Forum for Science, Industry and Business

Sponsored by:     3M 
Search our Site:

 

Key pathological mechanism found in plague bacterium

05.12.2012
A more than 50-year-old question has now been answered. Chemists and microbiologists at the Biological Chemistry Center at Umeå University in Sweden are now able to describe in detail the role of calcium in the ability of the plague bacterium Yersinias to cause disease.
In the 14th century, the Black Death claimed the lives of one third of the population of Europe. Even though the bacterium Yersinia pestis, which causes the disease, is regarded as eradicated in Europe, the World Health Organization is still reporting epidemics in Africa, Asia, and America. Bacteria in the Yersinia family can also lead to severe gastrointestinal diseases and diarrheas.

A key question that originated in research done in the 1950s is how calcium can play a critical role in the ability of Yersinia to cause disease. This long-lived issue has now been resolved by an interdisciplinary research team at Umeå University who are revealing the molecular mechanism underlying the importance of calcium.

“It was previously known that calcium inhibits an important step during the infection process. We have now identified a specific protein called YscU, which binds calcium, and we believe that this is an important part of the calcium effect,” says Hans Wolf-Watz, a senior professor at the Department of Molecular Biology.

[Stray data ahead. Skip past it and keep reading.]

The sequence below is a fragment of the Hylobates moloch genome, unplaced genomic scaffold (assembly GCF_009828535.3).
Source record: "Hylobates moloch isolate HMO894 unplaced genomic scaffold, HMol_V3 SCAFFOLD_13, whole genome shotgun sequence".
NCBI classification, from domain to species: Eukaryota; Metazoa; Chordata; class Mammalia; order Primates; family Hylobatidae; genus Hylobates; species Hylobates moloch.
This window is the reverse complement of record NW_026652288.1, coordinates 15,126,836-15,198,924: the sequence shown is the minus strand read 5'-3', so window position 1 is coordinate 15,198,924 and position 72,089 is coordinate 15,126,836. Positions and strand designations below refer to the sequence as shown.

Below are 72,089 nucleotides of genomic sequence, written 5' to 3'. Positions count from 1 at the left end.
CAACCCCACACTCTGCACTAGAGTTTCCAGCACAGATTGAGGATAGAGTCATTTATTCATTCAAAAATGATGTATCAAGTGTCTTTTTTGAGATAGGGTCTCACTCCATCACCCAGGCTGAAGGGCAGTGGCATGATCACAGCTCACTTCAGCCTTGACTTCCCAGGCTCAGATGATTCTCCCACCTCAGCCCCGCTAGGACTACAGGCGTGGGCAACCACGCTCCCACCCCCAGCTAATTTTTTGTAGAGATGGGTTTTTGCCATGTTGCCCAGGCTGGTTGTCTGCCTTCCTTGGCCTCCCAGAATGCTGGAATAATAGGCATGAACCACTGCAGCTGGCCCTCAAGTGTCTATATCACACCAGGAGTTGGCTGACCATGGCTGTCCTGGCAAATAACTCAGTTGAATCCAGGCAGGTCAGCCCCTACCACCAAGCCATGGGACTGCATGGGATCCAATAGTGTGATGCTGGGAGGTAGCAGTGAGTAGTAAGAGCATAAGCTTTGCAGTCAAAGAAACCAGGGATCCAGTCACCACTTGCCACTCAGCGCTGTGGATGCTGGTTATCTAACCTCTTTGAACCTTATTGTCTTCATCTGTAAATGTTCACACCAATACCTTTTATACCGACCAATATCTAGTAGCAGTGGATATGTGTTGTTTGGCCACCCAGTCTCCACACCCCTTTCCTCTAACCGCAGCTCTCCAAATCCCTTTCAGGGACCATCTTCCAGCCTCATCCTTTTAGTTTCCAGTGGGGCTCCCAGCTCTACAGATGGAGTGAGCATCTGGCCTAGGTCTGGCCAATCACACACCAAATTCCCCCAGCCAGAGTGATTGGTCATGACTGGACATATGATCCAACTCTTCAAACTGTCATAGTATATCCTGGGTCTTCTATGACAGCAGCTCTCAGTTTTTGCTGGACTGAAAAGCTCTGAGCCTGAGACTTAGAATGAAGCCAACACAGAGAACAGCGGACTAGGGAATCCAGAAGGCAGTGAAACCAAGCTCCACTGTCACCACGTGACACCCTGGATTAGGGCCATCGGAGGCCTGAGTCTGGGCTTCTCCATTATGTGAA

Together with Magnus Wolf-Watz, an assistant professor at the Department of Chemistry, he has shown that the breakdown of the protein YscU is a necessary step in the infection process.

“With NMR experiments, we have been able, on the one hand, to study the details surrounding this degradation and, on the other hand, to identify which part of YscU binds to calcium,” says Magnus Wolf-Watz.

Nuclear magnetic resonance spectroscopy is a method used by researchers to determine the structure and composition of molecules. At the joint NMR Center at the Biological Chemistry Center, a new high-field 850 MHz instrument was inaugurated a week ago.

“This new instrument will provide opportunities for exciting new discoveries in our research field and in other fields, and the resource is available to scientists at other Swedish higher-education institutions,” says Magnus Wolf-Watz.

The research findings are published in the journal PLOS ONE.
For more information please contact:

Magnus Wolf-Watz, assistant professor, Department of Chemistry, Biological Chemistry Center, Umeå University, E-mail: Magnus.wolf-watz@chem.umu.se
Phone: +46 (0)90-786 76 90

Hans Wolf-Watz, professor, Department of Molecular Biology and the Laboratory for Molecular Infection Medicine Sweden, MIMS, Umeå University
E-mail: hans.wolf-watz@molbiol.umu.se, Phone: +46 (0)90 785 25 30
Original publication:

Stefan Frost, Oanh Ho, Frédéric H. Login, Christoph F. Weise, Hans Wolf-Watz & Magnus Wolf-Watz (2012) ”Autoproteolysis and Intramolecular dissociation of Yersinia YscU precedes secretion of its C-terminal polypeptide YscUCC”, PLOS ONE, The Public Library of Science ONE

Ingrid Söderbergh | idw
Further information:
http://www.vr.se
http://www.plosone.org/article/info%3Adoi%2F10.1371%2Fjournal.pone.0049349

More articles from Life Sciences: